World Economy

Greece in Dire Need of Investments

Greece in Dire Need of InvestmentsGreece in Dire Need of Investments

While momentum is now building with green shoots sprouting in sectors ranging from manufacturing to retail, the key staple of investment is still missing in Greece.

That means that social costs remain high in a country where unemployment is still an eye-watering 21% even after declining for four years. To get that rate down below 20%, Greece will need investments to grow at average rate of 8% for the next few years, according to National Bank of Greece economist Nicholas Magginas, Bloomberg reported.

“You can’t have sustained growth without investment,” said Magginas. “So far the employment pickup has been in labor-intensive, low-skilled sectors like tourism, which don’t improve productivity. But that was the easy part and now it needs to be more capital-intensive.”

Prime Minister Alexis Tsipras has insisted that growing confidence in the country’s stability will open the floodgates on investments, but the evidence of that happening is so far scant. Gross fixed capital formation was stagnant in 2016, and grew just 2.7% in the first half of this year.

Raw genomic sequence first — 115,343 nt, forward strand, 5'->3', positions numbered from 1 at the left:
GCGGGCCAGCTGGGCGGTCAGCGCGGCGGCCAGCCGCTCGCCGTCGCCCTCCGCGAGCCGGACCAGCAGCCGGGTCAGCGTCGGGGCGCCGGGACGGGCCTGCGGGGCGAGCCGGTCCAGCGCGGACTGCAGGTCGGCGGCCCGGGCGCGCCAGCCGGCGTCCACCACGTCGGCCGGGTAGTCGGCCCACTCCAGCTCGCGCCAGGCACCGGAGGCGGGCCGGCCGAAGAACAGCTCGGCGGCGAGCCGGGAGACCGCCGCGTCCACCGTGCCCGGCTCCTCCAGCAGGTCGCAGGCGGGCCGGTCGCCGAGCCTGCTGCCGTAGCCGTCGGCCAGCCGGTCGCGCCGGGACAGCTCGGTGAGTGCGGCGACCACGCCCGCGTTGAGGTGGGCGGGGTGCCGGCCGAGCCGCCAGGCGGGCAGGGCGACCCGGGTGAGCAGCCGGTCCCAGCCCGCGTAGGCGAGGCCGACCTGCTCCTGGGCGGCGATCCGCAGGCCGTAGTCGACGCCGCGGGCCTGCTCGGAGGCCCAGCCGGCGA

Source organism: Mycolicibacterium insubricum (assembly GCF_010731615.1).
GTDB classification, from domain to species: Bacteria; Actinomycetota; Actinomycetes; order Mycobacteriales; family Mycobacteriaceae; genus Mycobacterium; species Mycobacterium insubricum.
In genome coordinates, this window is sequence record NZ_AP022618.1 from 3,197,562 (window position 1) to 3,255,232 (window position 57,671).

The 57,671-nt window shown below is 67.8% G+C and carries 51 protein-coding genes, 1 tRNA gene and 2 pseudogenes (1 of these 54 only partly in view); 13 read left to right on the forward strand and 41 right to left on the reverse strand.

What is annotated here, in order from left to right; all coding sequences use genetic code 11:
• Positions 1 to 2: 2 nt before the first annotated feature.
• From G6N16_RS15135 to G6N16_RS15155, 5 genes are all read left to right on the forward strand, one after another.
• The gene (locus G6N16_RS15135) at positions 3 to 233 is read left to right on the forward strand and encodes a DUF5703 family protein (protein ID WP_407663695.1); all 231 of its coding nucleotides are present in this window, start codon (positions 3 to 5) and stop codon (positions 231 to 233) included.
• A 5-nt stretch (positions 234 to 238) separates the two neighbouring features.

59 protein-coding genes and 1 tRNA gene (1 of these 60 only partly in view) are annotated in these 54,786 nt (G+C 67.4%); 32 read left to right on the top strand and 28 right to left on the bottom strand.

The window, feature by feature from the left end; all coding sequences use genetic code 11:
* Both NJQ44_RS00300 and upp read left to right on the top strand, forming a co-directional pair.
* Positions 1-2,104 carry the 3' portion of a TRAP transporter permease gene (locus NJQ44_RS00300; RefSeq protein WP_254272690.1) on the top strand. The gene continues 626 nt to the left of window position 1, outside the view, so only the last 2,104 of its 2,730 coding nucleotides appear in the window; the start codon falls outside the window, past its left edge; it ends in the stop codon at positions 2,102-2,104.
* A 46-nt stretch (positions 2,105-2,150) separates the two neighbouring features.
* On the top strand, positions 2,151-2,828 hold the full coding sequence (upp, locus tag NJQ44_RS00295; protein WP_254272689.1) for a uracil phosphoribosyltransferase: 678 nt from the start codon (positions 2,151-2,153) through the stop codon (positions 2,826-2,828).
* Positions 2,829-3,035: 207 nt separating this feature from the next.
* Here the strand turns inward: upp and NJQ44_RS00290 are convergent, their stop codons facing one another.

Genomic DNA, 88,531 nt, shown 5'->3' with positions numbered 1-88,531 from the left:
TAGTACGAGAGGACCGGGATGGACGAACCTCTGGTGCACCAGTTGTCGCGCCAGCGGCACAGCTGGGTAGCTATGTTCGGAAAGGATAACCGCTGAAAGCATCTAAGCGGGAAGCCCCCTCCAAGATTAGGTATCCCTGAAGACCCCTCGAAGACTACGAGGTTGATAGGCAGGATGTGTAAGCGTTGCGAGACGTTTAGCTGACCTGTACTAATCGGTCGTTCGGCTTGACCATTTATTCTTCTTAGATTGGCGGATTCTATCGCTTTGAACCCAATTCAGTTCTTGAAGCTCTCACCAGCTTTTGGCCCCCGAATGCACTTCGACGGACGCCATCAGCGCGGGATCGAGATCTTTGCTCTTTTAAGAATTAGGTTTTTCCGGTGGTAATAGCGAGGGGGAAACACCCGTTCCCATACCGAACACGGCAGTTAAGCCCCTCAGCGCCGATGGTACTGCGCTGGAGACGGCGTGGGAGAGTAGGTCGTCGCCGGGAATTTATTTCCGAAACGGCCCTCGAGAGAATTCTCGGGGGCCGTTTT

Against that, industrial production grew for an eleventh straight month in August and the purchasing mangers’ index for Greek manufacturing hit a nine-year high last month. Even the country’s battered consumers are helping out, with retail sales growing since the start of the year. Yet public spats over a couple of high-profile investment projects have hampered Prime Minister Alexis Tsipras’s efforts to portray the improvements as the dawn of a sustainable economic growth model.

The government was rocked last month when Canada’s Eldorado Gold announced a suspension of mining operations in Greece over a permitting dispute. Its efforts to get a key privatization over the line—the redevelopment of the former Athens airport Hellinikon—has  been slowed by environmental concerns and deliberations over whether the site is archaeologically significant.


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